As always, it'll be a fun week. Even if the events themselves aren't super fun, you know the Daily Peel will make it so.

 

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What's Ripe

Etsy ($ETSY) - Leading the S&P's charge on Friday was none other than Etsy. Shares popped 16.2% as the pandemic winner battles back from the brutal 55% routing the stock has seen since November. 

The firm killed it on earnings, reporting $1.11/sh on $717mn in top-line vs. analyst's expectations of $0.79/sh on $685mn. 

Pandemic or not, consumers seem to enjoy the dazzlingly random selection of goods and other bullsh*t that Etsy lives on.

Molson Coors ($TAP) - Keg stands, shotgunning, and egregious hangovers are back, and no one is more excited than Molson Coors. The company behind Miller, Blue Moon, Peroni, Keystone, and, of course, Coors has been in secular decline for a long, long time. But thanks to the degenerates like you and I, that's turning around.

For starters, revenue grew last year for the first time since 2016, barring any acquisitions. 

Investors were so excited that no one even cared about how badly they missed both earnings and revenue. Shares were up 7.1% on Friday.

What's Rotten

Beyond Meat ($BYND) - Well, it looks like consumers aren't nearly as excited about fake meat as investors once were. Shares in plant-based "meat" maker Beyond Meat started their publicly traded journey on a massive high, but it's been all downhill since.

And that downhill turn increased drastically on Friday, with shares tumbling 9.2% after an abysmal earnings report. Showing a loss of $1.27/sh on $100.7mn in sales vs. the expected $0.71/sh loss on $101.4mn, revenue actually declined since last quarter on "weaker demand." Way to shoot yourself in the foot.

Foot Locker ($FL) - On a day in which 97% of S&P 500 stocks rose, you have to do something truly horrendous to plummet 29.8%. Unfortunately, Foot Locker did just that.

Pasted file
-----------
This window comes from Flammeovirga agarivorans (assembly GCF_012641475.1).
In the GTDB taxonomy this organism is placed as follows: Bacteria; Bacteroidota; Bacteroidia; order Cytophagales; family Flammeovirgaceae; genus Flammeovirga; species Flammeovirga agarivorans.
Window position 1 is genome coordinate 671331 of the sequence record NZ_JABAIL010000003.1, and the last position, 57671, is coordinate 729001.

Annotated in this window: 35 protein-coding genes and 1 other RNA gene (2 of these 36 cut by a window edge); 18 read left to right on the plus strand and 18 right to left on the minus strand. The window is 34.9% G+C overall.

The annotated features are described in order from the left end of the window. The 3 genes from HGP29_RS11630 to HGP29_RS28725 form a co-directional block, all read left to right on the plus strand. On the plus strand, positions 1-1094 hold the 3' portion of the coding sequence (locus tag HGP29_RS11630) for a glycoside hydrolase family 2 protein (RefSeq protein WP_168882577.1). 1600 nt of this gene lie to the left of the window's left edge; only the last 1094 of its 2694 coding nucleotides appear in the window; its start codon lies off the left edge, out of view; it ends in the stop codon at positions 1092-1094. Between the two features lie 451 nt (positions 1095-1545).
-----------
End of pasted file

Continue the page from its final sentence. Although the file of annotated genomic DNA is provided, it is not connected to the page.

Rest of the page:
In a brutal showing of "you need me more than I need you," an announcement revealed that Nike's focus on selling DTC rather than in retail stores like Foot Locker will result in a significant drop in Nike products going to these locations. 

Foot Locker said Nike will surmise ~60% of purchases in 2022, far lower than the usual 75%. Maybe Foot Locker can get their refs to throw a flag on the play. Fingers crossed.

Thought Banana

The Biggest Tech Breakthrough of 2022 - It's no secret that we're all degenerate morons, but thankfully, we have actual smart people at the MIT Tech Review to guide the way.

As they do each year, the aforementioned MIT Tech Review breaks down what they believe will be the most disruptive/game-changing technology of the coming year. 

In 2022, it's about passwords. Or, better yet, the lack thereof. According to MIT, biometric technologies and other advances are ready to totally displace the need for annoying alphanumeric bullsh*t that you have to type in. Typing is hard work, everyone knows that, so MIT highlights how things like Apple's Face ID have become mainstream already.

But the fund doesn't stop there. Companies like Okta and Duo, as mentioned by the Review, are well on their way to creating a passwordless society. In fact, Microsoft even told its customers to delete their passwords already way back in September of last year. In the age of cyber hacks that we find ourselves in now, removing the need for garbage little phrases or strings of numbers is a huge help in securing our data. After all, it'd be pretty hard for hackers to steal your face. 

Wise Investor Says

"I've always loved to play games, and face it: investing is one big game. You need to be decisive, open-minded, flexible and competitive. If you're early on in your career and they give you a choice between a great mentor or higher pay, take the mentor every time." - Stanley Druckenmiller

 

Happy Investing,

Patrick & The Daily Peel Team